Tim Page: Co Down man faced cancer five times but was 'champion for life in all its fullness'
Tim Page's courage and resilience in facing cancer five times made an indelible impression on everyone he met.
No matter what trials life threw at him, or how often he was forced to draw on his mental and physical reserves, he amazed people with his positivity and generosity of spirit.
"A champion for life in all its fullness," was one of the many tributes paid after his death.
"A remarkable man with an indomitable spirit" read another, and "a warrior full of grace".
However, to those who knew him best, Tim dealt with adversity in the same positive and determined way he approached every aspect of his life.
He had a "goodness that was infectious" - a natural honesty and sincerity which in turn brought out the best in those around him.
Even in his final months, as his battered immune system found it more difficult to fight off infections, he was still trying to encourage others, selfless and an inspiration to the end.
Born in Newtownards in 1963, but living all of his life in Holywood, Tim was the eldest of two children to Primrose and the late Wilbur Page.
He discovered the joy of computers when they first arrived in Sullivan Upper School, and he was 20 years old and enjoying a student placement with his future employer BT when he received his first diagnosis of blood cancer - in this case Hodgkin’s Lymphoma - at the same time as his own father was dying of cancer.
He underwent six months of treatment before returning to his studies, and was about to celebrate graduating with a first class honours in computer science when the disease returned.
More gruelling months of chemotherapy and radiotherapy followed before he was once again given the all-clear.
Tim would now enjoy two decades cancer-free, when he could devote his considerable energies to his career and family.
He met Ruth McDonagh from Coleraine on a blind date arranged by friends and they were married in 1994 and became a great team.
They were blessed with two sons, Chris and Downey, of whom Tim was immensely proud.
His work with BT, meanwhile, would take him to London, Ipswich and India, which he thoroughly enjoyed.
It was in 2008 that he started to feel unwell once again, leading to a third diagnosis of Lymphoma and a course of outpatient chemotherapy which appeared to be successful.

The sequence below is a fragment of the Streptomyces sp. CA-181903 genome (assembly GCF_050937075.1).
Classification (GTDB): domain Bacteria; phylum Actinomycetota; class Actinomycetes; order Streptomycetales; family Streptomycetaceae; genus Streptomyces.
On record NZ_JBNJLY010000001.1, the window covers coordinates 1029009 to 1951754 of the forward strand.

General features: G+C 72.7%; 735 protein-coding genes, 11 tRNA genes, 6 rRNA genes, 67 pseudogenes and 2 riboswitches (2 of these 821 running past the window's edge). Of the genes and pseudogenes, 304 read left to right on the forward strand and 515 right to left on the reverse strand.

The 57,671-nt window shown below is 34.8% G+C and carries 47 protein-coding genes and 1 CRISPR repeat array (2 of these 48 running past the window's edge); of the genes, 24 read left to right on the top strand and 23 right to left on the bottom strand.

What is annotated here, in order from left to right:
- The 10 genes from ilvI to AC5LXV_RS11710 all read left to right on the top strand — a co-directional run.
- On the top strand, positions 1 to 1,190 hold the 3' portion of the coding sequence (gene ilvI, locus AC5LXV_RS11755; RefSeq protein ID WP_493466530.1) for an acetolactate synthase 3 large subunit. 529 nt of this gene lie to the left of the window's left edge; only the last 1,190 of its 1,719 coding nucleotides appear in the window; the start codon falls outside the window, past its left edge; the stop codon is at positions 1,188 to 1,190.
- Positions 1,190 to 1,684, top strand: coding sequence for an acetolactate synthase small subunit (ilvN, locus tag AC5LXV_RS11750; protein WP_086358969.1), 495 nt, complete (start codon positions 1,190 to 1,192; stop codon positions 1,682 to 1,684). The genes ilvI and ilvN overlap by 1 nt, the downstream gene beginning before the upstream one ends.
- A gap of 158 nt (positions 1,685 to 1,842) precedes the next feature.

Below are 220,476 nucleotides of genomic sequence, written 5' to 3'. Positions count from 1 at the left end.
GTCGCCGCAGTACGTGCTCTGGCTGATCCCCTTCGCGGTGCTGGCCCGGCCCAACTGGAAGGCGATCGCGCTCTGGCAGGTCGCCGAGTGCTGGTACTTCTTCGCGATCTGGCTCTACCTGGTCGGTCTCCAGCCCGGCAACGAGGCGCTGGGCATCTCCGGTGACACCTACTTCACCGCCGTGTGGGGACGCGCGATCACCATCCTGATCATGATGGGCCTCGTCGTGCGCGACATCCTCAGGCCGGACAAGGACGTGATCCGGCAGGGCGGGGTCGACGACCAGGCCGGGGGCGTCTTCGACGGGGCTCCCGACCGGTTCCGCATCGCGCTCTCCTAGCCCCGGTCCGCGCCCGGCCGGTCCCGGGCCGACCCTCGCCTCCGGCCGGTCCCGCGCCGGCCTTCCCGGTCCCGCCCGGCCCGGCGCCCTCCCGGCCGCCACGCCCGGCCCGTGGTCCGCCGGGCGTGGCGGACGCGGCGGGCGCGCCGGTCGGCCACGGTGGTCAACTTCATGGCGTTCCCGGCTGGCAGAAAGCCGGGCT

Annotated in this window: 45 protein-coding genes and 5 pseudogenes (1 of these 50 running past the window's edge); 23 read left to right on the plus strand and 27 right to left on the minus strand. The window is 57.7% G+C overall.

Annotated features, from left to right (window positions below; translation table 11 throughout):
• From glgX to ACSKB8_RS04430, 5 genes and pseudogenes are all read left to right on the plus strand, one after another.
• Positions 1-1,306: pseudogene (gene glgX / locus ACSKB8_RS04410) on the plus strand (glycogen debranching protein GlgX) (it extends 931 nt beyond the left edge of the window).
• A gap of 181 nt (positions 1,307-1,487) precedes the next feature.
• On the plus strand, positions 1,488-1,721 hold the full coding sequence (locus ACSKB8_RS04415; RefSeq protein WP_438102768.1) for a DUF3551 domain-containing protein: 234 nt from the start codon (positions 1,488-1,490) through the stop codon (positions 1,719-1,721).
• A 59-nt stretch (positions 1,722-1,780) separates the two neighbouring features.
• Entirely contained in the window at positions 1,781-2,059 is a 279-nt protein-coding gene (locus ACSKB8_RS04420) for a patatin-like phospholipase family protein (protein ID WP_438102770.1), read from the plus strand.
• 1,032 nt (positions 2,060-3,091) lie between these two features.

But in the summer of 2013, just as he and his family were making plans for a barbecue to mark five years clear of cancer, the disease returned more aggressively with tumours throughout his gut.
Once again Tim underwent courses of chemotherapy so that he could benefit from a stem cell transplant to reboot his faulty immune system.
He spent many months recovering in hospital and a year away from work.
Just before this transplant on Christmas Eve 2013, and given only a 50 per cent chance of survival, Tim found himself planning a 50th birthday party and funeral service at the same time.
Although weak, he enjoyed his birthday with a viewing of his favourite film, It’s a Wonderful Life, with many friends in a private cinema.
Tim had a mantra throughout life: “If there’s something to celebrate – celebrate!”
He also surprised everyone by turning to running as a recovery aid - something he had never attempted before.
In 2016 he ran his first 5k parkrun at Belfast's Victoria Park, and an idea was hatched for the Tim Page - Fit for Life challenge to raise funding and awareness for the charity Leukaemia and Lymphoma NI, which was close to his heart.
This saw him complete all 22 parkruns across Northern Ireland over the next year, as well as sign up more than 100 stem cell donors and raise more than £15,000 for the charity.
Now back in work and enjoying a management position in BT, Tim's cancer was to return for a fifth and final time in May 2017.
This was his biggest challenge yet, requiring heavy-duty chemotherapy and a donor stem cell transplant in St James’s Hospital, Dublin.
Tim spent the last three years dealing with the aftermath after developing Graft versus Host Disease, which made him susceptible to infection and required multiple admissions into Belfast City Hospital.
Although forced to retire from work on medical grounds in December 2017, he was planning to become a coaching psychologist and surprised many by completing courses online as an inpatient in the Cancer Centre.
It summed up his desire to be of help and support to others no matter what personal difficulties he faced.
Tim found strength in his faith - he was an active member of the Methodist Church - and in fellowship as a member of Corrymeela community.
He said he was simply thankful to be alive and able to celebrate the many blessings and acts of kindness that surround us in daily life.
"You can maybe understand life looking backwards but you have to live it looking forwards," he said.
Timothy Page died peacefully in The Cancer Centre at Belfast City Hospital on June 28. He was 56.
He is survived and sadly missed by his wife of 26 years and their two children.
The family asked for any donations to be sent to Leukaemia & Lymphoma NI, c/o S Clarke & Son Funeral Directors, 64 Newtownards Road, Bangor BT20 4DR.